11.  The other stream of tradition is the one we know so well from Paul and I would like to underline that it is different from that former one (I said different, not wrong). It claims that Jesus is "the first fruits of them that sleep," (we still have that technical terms: the sleepers), that Jesus alone arose from the dead as the beginning of the general resurrection, and that the rest of the general resurrection (the ending of an apocalyptic consummation already begun) is imminent. That is quite different from the former specification of general Jewish resurrection/apocalyptic expectation, but it is, in itself, no more right nor wrong than it. I admit, however, that I get very nervous when I read I Thess and find Paul talking about the rest who will arise later as being Christians. Does Paul consider that the oppressed just and martyred saints, who died before Jesus, have risen with Jesus or what? Where are they in Paul's imagination?
          12. That seems a good number to end on. In order to hold together those answers to my two historical questions AND the history of earliest Christianity which, despite what we might consider to be the failure of apocalyptic expectation, kept insisting that it was present and kept especially insisting on the resurrection of Jesus being valid and basic to faith, I can only make the following conclusion. What they experienced was more and more pagans, that is followers of Caesar, becoming converts to a Jesus who had been crucified by Caesar. It was in that experience that they found the justice of God being vindicated not on the side of the crucifiers, but on the side of the crucified.
          ----------
          From: Jack Kilmon <jkilmon@...>
          To: hjmaterialsmethodolgy@...
          Subject: [HJMatMeth] Re: Psychological Origins Of The Resurrection Myth
          Date: Mon, Feb 28, 2000, 11:25 AM


           

          "Rev. Jack A. Kent" wrote:
           
          Crossan then argues that since Mary Magdalene and the disciples did not
          fall into a trance then the appearances of Jesus were all fiction. I
          disagree with Crossan on this point. I think that every post
          crucifiction appearance to Mary Magdalene and the disciples can be
          easily explained by what happens to people in serious grief. Mary
          Magdalene and the disciples had very normal grief.






          In preparation for this forum I went back and re-read the works of Strauss and others from the
          "first quest" period of the 19th century in order to get an idea of how far we had come or what
          was new about the current quest for which, I think it accurate to say, Dom is the "point man."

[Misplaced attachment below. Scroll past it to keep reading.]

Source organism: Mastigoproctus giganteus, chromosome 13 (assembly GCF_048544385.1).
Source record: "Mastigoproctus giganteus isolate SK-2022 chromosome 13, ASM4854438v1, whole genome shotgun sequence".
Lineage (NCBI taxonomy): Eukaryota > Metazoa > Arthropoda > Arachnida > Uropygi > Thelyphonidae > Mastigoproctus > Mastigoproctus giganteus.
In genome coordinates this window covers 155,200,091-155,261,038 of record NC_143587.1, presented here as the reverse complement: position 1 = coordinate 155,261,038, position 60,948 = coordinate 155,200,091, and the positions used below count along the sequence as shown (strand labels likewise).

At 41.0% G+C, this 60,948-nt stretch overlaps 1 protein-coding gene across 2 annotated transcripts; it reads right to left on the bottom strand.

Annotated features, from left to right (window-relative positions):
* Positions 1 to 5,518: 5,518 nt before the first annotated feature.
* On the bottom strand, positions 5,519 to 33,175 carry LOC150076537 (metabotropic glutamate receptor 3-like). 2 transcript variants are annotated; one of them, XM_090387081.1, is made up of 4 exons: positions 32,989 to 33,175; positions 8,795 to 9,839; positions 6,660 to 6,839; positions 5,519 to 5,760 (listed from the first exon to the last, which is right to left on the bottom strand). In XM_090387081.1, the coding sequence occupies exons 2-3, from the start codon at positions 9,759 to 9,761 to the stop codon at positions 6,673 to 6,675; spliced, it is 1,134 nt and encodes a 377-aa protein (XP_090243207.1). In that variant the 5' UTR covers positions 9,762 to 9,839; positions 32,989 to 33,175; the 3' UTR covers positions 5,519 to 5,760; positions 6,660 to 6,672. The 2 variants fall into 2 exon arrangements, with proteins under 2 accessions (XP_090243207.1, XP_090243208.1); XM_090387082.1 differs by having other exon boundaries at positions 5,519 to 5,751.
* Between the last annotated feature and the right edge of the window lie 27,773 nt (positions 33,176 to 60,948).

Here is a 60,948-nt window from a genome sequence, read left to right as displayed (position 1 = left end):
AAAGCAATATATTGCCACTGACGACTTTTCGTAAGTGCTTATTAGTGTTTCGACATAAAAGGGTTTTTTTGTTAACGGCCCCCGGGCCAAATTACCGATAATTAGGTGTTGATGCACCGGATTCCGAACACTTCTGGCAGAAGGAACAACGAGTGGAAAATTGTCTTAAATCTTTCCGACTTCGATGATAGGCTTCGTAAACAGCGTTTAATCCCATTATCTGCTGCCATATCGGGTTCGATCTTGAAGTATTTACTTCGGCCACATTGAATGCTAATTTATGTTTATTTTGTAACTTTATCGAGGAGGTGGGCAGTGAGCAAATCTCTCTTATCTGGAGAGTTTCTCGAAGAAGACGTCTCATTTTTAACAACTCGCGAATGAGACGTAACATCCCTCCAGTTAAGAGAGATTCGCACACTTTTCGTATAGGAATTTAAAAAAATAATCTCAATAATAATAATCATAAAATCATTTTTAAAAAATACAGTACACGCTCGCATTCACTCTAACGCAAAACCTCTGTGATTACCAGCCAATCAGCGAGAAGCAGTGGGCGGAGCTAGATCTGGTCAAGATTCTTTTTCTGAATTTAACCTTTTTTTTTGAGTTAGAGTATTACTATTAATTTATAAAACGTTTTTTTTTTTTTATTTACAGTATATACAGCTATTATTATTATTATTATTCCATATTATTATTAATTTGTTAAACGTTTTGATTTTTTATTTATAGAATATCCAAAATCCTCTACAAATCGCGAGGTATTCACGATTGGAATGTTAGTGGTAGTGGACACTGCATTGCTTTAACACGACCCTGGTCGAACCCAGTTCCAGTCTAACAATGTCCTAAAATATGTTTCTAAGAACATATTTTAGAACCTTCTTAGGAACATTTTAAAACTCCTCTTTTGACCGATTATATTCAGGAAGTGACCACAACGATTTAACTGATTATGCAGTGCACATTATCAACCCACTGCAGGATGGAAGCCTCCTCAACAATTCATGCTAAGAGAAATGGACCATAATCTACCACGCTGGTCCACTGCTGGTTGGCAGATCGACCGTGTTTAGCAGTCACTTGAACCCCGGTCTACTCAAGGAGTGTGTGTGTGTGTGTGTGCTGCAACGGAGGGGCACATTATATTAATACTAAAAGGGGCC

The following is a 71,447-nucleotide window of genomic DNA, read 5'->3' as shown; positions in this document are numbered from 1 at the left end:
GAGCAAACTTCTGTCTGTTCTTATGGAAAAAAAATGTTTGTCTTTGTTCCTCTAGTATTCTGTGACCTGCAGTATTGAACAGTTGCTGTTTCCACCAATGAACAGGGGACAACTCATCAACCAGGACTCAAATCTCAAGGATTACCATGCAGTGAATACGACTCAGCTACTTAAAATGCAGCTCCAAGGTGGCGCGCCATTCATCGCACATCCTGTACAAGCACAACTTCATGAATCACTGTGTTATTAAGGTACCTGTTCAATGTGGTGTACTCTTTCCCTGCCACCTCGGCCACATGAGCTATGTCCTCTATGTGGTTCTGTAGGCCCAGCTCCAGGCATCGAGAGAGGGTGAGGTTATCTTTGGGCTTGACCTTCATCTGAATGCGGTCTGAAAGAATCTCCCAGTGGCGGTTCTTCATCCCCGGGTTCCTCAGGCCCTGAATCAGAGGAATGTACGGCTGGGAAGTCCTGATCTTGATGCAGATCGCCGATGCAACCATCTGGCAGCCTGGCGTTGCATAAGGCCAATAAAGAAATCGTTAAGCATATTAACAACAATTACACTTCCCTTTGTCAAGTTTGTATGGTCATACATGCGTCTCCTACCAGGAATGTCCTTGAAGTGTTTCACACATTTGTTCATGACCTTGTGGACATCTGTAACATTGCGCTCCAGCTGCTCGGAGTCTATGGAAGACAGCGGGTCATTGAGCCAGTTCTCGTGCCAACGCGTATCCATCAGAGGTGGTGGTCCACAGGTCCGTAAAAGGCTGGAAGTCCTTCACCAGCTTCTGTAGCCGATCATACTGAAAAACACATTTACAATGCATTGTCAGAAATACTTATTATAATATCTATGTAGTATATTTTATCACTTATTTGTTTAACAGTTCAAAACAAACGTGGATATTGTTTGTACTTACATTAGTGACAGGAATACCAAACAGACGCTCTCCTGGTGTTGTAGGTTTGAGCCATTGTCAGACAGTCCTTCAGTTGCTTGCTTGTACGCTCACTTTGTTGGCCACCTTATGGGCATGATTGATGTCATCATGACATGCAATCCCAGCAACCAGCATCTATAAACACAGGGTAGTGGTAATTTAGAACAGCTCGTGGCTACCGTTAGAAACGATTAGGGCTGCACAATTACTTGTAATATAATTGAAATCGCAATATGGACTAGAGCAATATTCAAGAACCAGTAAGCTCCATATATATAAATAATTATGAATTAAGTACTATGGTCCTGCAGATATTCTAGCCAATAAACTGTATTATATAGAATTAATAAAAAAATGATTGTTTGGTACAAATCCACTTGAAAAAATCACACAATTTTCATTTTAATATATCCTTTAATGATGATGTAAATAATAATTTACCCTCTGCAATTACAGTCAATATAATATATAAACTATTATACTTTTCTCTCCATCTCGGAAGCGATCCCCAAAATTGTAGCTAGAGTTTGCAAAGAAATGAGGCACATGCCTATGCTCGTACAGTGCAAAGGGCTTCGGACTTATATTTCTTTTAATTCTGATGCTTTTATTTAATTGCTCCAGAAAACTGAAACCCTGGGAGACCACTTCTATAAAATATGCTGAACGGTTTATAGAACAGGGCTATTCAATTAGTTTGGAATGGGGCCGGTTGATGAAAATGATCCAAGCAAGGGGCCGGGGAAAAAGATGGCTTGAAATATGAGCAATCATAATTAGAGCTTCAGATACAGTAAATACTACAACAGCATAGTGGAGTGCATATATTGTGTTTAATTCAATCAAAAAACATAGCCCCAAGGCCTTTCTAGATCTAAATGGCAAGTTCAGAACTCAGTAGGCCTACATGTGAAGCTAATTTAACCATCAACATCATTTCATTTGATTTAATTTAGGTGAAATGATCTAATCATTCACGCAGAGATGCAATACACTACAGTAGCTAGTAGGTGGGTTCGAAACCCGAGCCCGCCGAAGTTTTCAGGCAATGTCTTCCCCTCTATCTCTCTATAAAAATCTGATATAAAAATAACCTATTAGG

One area that appears to be new is the willingness to give some historical credence to some
          of the miracle stories.  This had previously been a problem with me in HJ research since,
          even as a youngster, I reasoned that if a pitchman like Oral Roberts could pull it off, certainly
          Jesus could have.

          This brings us to the ultimate "miracle" that is the underpinning of Christianity and without which
          we would not be studying the HJ at all....the "resurrection."

          Like everyone else I have heard every explanation for why the post-passion family, friends
          and associates of Jesus may have had spiritual "hallucinations" of him following his death.

          I wonder, therefore, if the next step may be (ruling out the absurdities of funny mushrooms
          and alien intervention) to consider reasonable explanations for the HJ to have survived the
          crucifixion and that he did actually make appearances afterward...but not immediately
          afterward.  Is there some serious school of thought in that direction?

          Jack

          --
          ______________________________________________

          taybutheh d'maran yeshua masheecha am kulkon

          Jack Kilmon
          jkilmon@...

          http://www.historian.net

          sharing a meal for free.
          http://www.thehungersite.com/
           
           
           





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        • joseph baxter
          Professor Crossan, Dom, it warms the heart to experience you live. The Emmanus story could be a beautiful parable, which you put powerfully. And Jesus
          Message 4 of 5 , Mar 1, 2000
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            Professor Crossan,

            Dom, it "warms the heart" to experience you "live."

            The Emmanus story could be a beautiful parable, which you put
            powerfully. And Jesus could have appeared in apparitions.
            But that doesn't explain the emphatic claim that Jesus vindicated the
            justice of God. That's stronger whiskey than an apparition. Jack is